The desert is a powerful symbol for me: it represents Death; the end of all things. It’s what happens to ecosystems when they go belly-up, when the soil dries up and blows away. And as we consume more, as the climate shifts, as more water is drawn up from the water table for irrigation, for the cities, as less snow falls every year on the Atlas Mountains to melt and feed the valleys below - our deserts grow.
It didn’t help matters that we’d flown across the Atlantic to get there, leaving high-altitude jet exhaust in our wake. I hate thinking about these things, but I can’t turn away. The coming decades are going to be hard ones for humanity. What we’ve got ahead of us is nothing short of a war effort - a war against chaos and collapse. I would rather not live to see half the species on the planet disappear. I would rather not live to see modern civilisation break down. I would rather not see haves and have-nots pitted against one another in a struggle over dwindling resources. But these are the possibilities we face, and I’d rather be doing something constructive than sitting in a hole pretending everything’s fine.
Far too much of our way of life has come at the cost of misery for other people and other creatures, and the destruction of ecosystems around the world. But at the same time, we’ve accomplished a lot that is great and meaningful, and I don’t believe the solution is to roll back the clock. I don’t believe that life in the past was better - merely less precarious on a grand scale. We have to move forward, not back. We have to innovate like mad - not just mere technical innovations but ways to connect with each other and with the world around us, to find our place, to recognize the part we are playing, to find opportunities to make the world better.
What can you do? You can do what you can do. Can you type? Type something. Can you walk and talk? Walk around and talk to people. Can you use your Ph.D. in environmental science to test for and uncover the alarming release of polyvinyl chlorides from shoreline industry into the Great Lakes, then publish a report, coordinate a media campaign and pursue legal action based on your findings? Then by all means please do that, too. Ride a bike, write a letter, save a plant. We are not powerless against the They we’re up against.
It echoed perfectly what I’d been feeling (if in slightly more combative terms). I’ve decided, now that it’s transition time, that I want my next job to be in the sustainability sector, something involving permaculture, or appropriate technology. I need to be working with people who are thinking along the same lines.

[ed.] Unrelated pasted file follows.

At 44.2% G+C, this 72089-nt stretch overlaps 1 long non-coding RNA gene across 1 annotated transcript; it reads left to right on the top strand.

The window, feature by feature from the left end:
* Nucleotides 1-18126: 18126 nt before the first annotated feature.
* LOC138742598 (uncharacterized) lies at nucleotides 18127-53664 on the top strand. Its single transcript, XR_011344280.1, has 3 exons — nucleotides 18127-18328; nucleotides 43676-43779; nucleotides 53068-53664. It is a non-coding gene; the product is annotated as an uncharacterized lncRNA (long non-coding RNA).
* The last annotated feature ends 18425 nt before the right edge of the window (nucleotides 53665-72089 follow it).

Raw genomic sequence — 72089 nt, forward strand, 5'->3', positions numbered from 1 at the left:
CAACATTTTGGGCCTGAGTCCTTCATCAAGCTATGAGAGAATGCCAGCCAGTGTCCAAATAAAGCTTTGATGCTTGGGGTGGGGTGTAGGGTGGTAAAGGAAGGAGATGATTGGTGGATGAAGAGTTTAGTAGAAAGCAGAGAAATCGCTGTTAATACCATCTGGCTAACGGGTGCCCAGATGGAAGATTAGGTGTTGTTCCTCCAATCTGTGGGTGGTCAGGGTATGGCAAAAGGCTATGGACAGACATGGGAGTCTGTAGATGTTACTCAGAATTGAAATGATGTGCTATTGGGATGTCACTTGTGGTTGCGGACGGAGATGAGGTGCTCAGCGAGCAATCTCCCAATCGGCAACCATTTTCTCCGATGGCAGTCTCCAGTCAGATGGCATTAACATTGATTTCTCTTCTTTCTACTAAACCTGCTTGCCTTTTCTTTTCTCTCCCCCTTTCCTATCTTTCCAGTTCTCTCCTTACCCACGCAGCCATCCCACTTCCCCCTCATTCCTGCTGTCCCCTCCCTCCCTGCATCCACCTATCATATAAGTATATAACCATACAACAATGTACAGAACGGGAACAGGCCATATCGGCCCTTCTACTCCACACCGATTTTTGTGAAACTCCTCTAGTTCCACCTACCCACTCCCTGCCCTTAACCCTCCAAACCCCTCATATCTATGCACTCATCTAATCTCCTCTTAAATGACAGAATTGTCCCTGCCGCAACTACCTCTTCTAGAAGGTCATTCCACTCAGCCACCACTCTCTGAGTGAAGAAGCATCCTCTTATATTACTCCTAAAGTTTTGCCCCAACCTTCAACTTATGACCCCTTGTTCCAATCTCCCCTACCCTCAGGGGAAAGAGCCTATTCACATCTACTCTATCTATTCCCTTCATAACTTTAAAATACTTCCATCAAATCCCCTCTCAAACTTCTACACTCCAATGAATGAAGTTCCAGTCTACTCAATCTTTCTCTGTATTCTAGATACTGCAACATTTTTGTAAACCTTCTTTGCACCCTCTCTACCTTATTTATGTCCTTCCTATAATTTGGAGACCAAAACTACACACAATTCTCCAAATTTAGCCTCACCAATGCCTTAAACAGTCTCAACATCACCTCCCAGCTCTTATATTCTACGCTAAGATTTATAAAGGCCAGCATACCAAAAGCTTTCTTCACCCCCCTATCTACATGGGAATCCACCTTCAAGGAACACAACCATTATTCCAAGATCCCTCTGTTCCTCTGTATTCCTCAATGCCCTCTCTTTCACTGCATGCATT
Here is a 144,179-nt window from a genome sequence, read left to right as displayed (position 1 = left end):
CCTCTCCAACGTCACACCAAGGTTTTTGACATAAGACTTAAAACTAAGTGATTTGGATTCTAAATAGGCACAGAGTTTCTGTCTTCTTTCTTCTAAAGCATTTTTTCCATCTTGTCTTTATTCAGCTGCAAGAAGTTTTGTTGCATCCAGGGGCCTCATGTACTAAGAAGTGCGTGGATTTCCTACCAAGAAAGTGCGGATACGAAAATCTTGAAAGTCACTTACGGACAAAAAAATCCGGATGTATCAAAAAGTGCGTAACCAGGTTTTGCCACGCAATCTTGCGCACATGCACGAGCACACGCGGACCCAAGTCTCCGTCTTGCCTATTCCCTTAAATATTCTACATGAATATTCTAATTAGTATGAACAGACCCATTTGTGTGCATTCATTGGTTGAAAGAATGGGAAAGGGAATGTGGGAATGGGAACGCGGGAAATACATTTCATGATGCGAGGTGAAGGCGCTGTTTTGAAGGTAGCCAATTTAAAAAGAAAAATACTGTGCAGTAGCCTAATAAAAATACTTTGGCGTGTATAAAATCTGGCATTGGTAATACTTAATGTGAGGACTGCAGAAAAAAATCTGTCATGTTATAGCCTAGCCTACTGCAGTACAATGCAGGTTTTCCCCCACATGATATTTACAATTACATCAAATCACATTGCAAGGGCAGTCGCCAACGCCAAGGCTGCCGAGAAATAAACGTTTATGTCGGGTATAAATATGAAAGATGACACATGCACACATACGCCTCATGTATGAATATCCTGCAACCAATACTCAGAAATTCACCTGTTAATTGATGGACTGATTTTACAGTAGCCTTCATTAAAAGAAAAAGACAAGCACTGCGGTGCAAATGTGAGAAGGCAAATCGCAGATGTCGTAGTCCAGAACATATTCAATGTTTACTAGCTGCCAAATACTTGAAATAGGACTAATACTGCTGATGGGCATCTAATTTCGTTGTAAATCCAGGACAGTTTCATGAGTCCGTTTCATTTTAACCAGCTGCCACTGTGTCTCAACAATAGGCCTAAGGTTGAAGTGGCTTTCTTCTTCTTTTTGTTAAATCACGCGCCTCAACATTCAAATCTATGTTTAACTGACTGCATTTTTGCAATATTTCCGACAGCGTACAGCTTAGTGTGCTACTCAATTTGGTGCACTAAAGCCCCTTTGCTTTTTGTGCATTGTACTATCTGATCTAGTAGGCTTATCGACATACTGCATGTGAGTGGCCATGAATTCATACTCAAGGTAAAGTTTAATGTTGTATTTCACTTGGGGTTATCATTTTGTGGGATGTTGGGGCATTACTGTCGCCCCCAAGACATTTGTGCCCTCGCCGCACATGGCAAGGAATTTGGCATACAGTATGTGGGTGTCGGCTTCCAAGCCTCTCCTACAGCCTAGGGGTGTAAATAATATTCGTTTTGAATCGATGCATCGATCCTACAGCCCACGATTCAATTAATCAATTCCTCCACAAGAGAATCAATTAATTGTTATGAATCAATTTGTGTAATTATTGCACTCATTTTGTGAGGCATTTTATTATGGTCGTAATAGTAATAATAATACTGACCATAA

I’m also hoping to have a lot more time to write and devote to creative projects, and to post more here. There’s already a section on this site called The Big Here which I intend to write for much more in the coming months. Ecology, both human and non-; architecture and design; how people relate to each other and how they adapt to different situations… it’s all part of a greater whole.
I feel like I’ve just awakened from a long sleep. I’ve got a lot of tangled underbrush to get through now, finishing up the last few projects before we close up shop, not to mention two gigs coming up. But already my head feels clearer.
Thursday 27 July 2006
On the way home, we decided to take a detour back to the turnpike, and found ourselves zig-zagging back and forth along the country roads north of Philadelphia while I tried to tell from my hastily-printed Google map whether this or that road ever hooked up.
“This way. No, whoops, not this way.” We pulled a U-turn, and I studied the map some more. “Trouble is, at this scale, none of the roads on this map have names.”
I looked up. The road to which we were now returning was called “Street Rd”.
We’d spent Sunday in midtown Manhattan, and ended up wandering idly through Central Park. There was a sort of roller rink set up near the southern end of the park, and we watched for a while before continuing on. In the distance, from the top of a hill, we could hear more music. “Oh, this sounds more like Eli’s kind of thing,” said Sean. A few steps later I realized who it was: Konono No. 1.
I’d been kicking myself for missing their show at Harbourfront a couple of weeks earlier. And now, here they were, playing for free, in Central Park. My companions found it a little monotonous, but I danced like a goof.
A few hours later, I realized that in all my bouncing I’d really done some damage to joints in the balls of my feet. Again. It’s Thursday now, and I can still barely walk. No more dancing until this gets fixed. Waah.
But that was probably about the only bad thing about the weekend. We saw family, we relaxed, we bought books, we ate good food, we learned stuff.
Monday 24 October 2005
Sean and I just got back this evening from spending a weekend with our officemates - the five of us trekked up to a cottage about three hours north of town, and hung out, ate lots, strolled around, had a bonfire, and talked big crazy talk about the company. They’re a cool bunch (two partners plus three freelancers, the latter including me), and I’m really glad we’re all working together.
I’m such a city kid now. I hadn’t been looking forward to the trip at all. But in all, it was a lovely time.
On a little hike through the woods, it struck me that I’m especially fascinated with fungi, ferns, lichens, mosses… non-plants, proto-plants, primitive things. Things that can survive on bare rock. Beautiful things that grow out of dead trees. Things that might have around when the dinosaurs ruled. I was filled with glee when I found a boulder maybe the size of a chest freezer, which was covered in several sorts of moss and lichen, and a unique species of fern. Everywhere else, a more complex-looking fern had out-competed it, but this one had found a niche in the thin soil atop this rock.
And the fall leaves were quite gorgeous, too. As the years go by, I’m slowly starting to appreciate autumn.
Sunday 26 June 2005
I had been secretly hoping that some totally unknown 80-year-old country singer from Kapuskasing would kick all our asses with a witty, heartfelt tune and a glint in his/her eye (shades of a certain David Hein song)... but it was not to be.
Nah, we didn’t get the encore either. But whatever - Julian said it best in his email: “It’s public broadcasting, so there are no prizes, and everybody wins!” We sang really well, people seemed to enjoy it, and they edited our mini-interview down to one sound-bite so we didn’t sound like total knobs. I’m happy!
They also cut the pre-song chatter with Steve Paikin, where I accidentally admitted to not having a television… aheh. It got a laugh, but oh boy. :D